designing our university as well

We’re making the same effort to promote the population’s participation in the designs of our university as well. For example, we never design an area of study based only on our vision. If it’s health, we ask the health workers how they would like a masters program in public health to be, and they give us their opinions.

We’re putting a lot of our faith in education to help change our reality. URACCAN’s mission is to bring education to all coast sectors. To reach everybody, we created four campuses: one in Bluefields, another in Siuna, another in Nueva Guinea and another in Bilwi. And if that weren’t enough, we created an extension in Rosita, one in Bonanza and one in Waslala. This is a huge challenge, because each campus has its own profile and way of organizing. Each one is different. In Siuna it’s mainly mestizo and in Nueva Guinea it’s pure mestizo; there’s only one black woman, and she’s a professor we sent from Bilwi. And in Bilwi, the organization of the whole university is more indigenous. Each different ethnic group organized things differently and makes its decisions in different ways. And they also have different ways of reaching agreements with each other.

The Coast University wasn’t created by government will, but by our own determination. UNAN-Managua created an extension on the Caribbean coast three times, and three times they shut it down. Why? Because higher education was very costly on the coast. It was easier not to do it, to leave us without a university. And if we have a university on the coast today it’s because coast leaders got together with the conviction that we coast people have to have one. They began to give classes in their own homes. We went to study in their houses. But now we have the infrastructure.

Since URACCAN is a community university, with extensions to the community so it can participate, we invented seven institutes: one for traditional medicine, which accompanies the design of the regional health model; a language institute, which accompanied the process of planning the bilingual education model; a natural resources and environmental institute, which supported the environmental planning process; an autonomy institute, which has been responsible for accompanying the territorial demarcation process; an indigenous women’s institute, which is accompanying, researching and designing the strategy for working with women of different ethnic groups; a socio-environmental research institute; and an inter-cultural communication institute, which has four community radios administered by Channel 5 television in Bilwi so that communication can reach all the communities.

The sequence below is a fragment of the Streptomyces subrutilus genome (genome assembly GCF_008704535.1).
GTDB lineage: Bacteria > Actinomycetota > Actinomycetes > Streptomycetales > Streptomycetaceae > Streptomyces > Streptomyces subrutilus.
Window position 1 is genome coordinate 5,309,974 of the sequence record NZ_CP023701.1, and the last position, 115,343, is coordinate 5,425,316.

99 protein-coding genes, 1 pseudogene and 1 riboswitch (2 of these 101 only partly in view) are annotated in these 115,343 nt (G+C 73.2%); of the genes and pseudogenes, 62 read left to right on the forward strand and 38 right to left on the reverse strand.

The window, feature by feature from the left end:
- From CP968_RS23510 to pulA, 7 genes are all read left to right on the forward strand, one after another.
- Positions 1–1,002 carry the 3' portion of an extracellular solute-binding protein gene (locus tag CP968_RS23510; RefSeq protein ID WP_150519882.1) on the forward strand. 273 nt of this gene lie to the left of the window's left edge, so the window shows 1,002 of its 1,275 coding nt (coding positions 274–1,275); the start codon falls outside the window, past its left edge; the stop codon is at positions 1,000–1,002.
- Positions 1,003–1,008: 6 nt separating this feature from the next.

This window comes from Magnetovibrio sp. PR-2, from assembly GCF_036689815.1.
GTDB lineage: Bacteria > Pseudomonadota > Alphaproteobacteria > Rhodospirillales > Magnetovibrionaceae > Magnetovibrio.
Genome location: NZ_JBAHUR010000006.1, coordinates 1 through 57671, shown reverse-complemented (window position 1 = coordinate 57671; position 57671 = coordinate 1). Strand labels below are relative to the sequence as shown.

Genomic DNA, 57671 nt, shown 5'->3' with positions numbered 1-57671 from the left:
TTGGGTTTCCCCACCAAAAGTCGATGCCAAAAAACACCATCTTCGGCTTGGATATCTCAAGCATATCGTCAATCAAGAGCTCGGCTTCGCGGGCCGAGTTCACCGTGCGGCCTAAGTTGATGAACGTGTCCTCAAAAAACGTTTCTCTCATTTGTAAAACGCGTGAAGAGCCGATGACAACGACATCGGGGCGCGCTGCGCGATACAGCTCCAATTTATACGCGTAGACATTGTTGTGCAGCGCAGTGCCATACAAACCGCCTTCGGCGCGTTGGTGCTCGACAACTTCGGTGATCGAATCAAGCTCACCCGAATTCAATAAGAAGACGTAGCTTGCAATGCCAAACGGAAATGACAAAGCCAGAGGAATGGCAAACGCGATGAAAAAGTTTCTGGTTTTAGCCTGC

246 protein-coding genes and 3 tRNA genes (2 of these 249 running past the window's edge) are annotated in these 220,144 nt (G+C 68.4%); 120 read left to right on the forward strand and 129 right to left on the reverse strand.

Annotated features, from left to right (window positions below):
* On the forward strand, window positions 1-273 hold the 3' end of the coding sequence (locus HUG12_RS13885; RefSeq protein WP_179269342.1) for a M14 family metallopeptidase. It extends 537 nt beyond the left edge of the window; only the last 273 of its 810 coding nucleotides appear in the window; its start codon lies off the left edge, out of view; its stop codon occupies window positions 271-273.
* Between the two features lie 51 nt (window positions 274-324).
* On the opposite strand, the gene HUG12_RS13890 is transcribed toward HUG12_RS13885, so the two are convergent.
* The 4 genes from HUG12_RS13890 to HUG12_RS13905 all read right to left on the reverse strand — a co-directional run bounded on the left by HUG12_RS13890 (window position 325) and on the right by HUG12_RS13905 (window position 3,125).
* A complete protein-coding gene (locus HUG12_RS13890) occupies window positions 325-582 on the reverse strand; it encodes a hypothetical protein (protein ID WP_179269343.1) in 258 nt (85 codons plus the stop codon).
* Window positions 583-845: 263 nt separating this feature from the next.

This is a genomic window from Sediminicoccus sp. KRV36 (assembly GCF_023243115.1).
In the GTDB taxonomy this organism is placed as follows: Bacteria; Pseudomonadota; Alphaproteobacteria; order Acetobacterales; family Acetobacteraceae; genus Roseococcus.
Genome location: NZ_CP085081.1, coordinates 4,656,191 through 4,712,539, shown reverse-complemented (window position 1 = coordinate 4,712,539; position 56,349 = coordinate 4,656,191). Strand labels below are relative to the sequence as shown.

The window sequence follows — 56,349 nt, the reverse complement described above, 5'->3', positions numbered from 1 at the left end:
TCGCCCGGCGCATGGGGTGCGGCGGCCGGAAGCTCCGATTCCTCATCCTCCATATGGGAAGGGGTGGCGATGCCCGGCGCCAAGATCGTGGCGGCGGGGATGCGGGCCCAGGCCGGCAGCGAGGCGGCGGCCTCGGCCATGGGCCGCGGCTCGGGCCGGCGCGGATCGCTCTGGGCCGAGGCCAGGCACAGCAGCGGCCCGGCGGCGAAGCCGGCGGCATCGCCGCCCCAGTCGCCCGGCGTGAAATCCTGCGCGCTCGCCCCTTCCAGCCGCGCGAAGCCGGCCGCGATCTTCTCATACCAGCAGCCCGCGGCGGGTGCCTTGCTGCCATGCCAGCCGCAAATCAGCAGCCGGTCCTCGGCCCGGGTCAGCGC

The central government’s disdain is nothing new

In 1934 Horacio Hodgson, a senator from the coast in the Nicaraguan Congress, accused the government of Nicaragua of systematically destroying this region—which was known as the department of Zelaya at that time—ever since what it calls the “reincorporation” of the Mosquitia in 1894. Before that, he argued, the Mosquito Indians and the Creoles maintained lucrative and extensive trade with Europe and the United States. He added that another error the central government committed in relation to this department during those previous 40 years was that it didn’t undertake to develop national capital, encouraging capitalists and businessmen from the interior to come to the coast and deal with us. This department, he went on, lacked good roads, modern ports, a telephone system and adequate hospital systems; Bluefields itself produced a third of the nation’s income yet had nothing.

Seventy years have passed since Senator Hodgson said all that and yet the story in the Caribbean Coast is still the same today. We want to change this history. We aspire to a negotiation among equals. We have exactly 32 signed agreements with the Transport Ministry. Have any of them functioned? No. We have 52 signed agreements with the Health Ministry, and have they functioned? No. We also have signed agreements with the Education Ministry and they haven’t functioned either.

We’ve told international cooperation that there won’t be any progress in the coast unless we coast people participate in national decision-making. There have to be real spaces for dialogue with the national government because we want to reach consensus with it. We want the national government to respect us.

Alta Hooker is rector of the University of the Autonomous Regions of the Caribbean Coast of Nicaragua (URACCAN).